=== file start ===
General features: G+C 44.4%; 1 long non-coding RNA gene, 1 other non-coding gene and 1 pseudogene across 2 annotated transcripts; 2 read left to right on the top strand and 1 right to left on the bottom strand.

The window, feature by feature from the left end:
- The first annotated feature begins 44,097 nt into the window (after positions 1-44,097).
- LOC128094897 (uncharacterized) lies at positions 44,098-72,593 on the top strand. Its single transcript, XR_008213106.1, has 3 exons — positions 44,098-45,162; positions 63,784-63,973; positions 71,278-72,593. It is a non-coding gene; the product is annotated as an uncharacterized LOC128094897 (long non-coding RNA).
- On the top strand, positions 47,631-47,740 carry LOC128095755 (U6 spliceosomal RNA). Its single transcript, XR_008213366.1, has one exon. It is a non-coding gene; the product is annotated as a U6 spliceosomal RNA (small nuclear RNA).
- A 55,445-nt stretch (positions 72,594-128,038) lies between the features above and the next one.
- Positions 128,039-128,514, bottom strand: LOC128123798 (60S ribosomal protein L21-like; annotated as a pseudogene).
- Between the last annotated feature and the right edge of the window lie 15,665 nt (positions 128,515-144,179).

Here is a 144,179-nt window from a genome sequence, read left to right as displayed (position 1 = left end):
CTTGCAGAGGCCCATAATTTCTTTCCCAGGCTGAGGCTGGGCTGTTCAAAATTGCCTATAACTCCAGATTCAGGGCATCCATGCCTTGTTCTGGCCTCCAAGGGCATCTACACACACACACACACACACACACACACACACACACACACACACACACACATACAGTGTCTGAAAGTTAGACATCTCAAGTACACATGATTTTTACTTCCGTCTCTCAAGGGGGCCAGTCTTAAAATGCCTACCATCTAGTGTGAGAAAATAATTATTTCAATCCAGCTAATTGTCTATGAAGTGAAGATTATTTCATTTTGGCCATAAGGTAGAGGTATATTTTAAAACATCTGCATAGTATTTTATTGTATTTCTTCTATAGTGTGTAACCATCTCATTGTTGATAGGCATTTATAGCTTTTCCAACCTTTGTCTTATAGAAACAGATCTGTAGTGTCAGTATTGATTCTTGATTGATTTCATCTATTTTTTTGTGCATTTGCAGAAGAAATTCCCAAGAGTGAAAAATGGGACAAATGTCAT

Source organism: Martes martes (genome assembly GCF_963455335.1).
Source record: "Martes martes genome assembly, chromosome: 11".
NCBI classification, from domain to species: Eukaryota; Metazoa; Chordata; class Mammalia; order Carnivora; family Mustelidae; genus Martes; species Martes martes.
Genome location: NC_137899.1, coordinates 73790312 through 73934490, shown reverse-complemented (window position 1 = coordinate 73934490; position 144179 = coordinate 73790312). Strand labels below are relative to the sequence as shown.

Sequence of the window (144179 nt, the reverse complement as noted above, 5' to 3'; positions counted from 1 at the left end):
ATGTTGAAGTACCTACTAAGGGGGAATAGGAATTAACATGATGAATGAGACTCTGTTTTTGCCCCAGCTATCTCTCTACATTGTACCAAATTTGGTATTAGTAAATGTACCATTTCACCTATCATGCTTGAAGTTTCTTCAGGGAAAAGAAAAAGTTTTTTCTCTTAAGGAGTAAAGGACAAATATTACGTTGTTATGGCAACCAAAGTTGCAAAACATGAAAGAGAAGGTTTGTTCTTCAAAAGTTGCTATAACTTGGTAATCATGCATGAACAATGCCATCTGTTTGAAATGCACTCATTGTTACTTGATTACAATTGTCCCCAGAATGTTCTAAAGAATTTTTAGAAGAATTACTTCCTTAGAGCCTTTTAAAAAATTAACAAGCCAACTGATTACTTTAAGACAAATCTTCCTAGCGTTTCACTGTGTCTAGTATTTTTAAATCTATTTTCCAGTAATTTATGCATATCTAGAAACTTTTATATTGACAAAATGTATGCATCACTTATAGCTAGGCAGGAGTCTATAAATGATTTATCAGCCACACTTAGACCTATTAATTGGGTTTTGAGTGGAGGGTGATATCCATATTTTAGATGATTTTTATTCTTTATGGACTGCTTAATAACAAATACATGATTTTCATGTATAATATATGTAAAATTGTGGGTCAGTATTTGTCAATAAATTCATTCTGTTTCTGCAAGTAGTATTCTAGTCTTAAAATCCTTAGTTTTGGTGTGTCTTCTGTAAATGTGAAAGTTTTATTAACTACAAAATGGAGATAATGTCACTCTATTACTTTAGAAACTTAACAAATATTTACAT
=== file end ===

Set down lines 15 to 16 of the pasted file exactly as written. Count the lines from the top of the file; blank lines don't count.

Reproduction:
Sequence of the window (144179 nt, the reverse complement as noted above, 5' to 3'; positions counted from 1 at the left end):
ATGTTGAAGTACCTACTAAGGGGGAATAGGAATTAACATGATGAATGAGACTCTGTTTTTGCCCCAGCTATCTCTCTACATTGTACCAAATTTGGTATTAGTAAATGTACCATTTCACCTATCATGCTTGAAGTTTCTTCAGGGAAAAGAAAAAGTTTTTTCTCTTAAGGAGTAAAGGACAAATATTACGTTGTTATGGCAACCAAAGTTGCAAAACATGAAAGAGAAGGTTTGTTCTTCAAAAGTTGCTATAACTTGGTAATCATGCATGAACAATGCCATCTGTTTGAAATGCACTCATTGTTACTTGATTACAATTGTCCCCAGAATGTTCTAAAGAATTTTTAGAAGAATTACTTCCTTAGAGCCTTTTAAAAAATTAACAAGCCAACTGATTACTTTAAGACAAATCTTCCTAGCGTTTCACTGTGTCTAGTATTTTTAAATCTATTTTCCAGTAATTTATGCATATCTAGAAACTTTTATATTGACAAAATGTATGCATCACTTATAGCTAGGCAGGAGTCTATAAATGATTTATCAGCCACACTTAGACCTATTAATTGGGTTTTGAGTGGAGGGTGATATCCATATTTTAGATGATTTTTATTCTTTATGGACTGCTTAATAACAAATACATGATTTTCATGTATAATATATGTAAAATTGTGGGTCAGTATTTGTCAATAAATTCATTCTGTTTCTGCAAGTAGTATTCTAGTCTTAAAATCCTTAGTTTTGGTGTGTCTTCTGTAAATGTGAAAGTTTTATTAACTACAAAATGGAGATAATGTCACTCTATTACTTTAGAAACTTAACAAATATTTACAT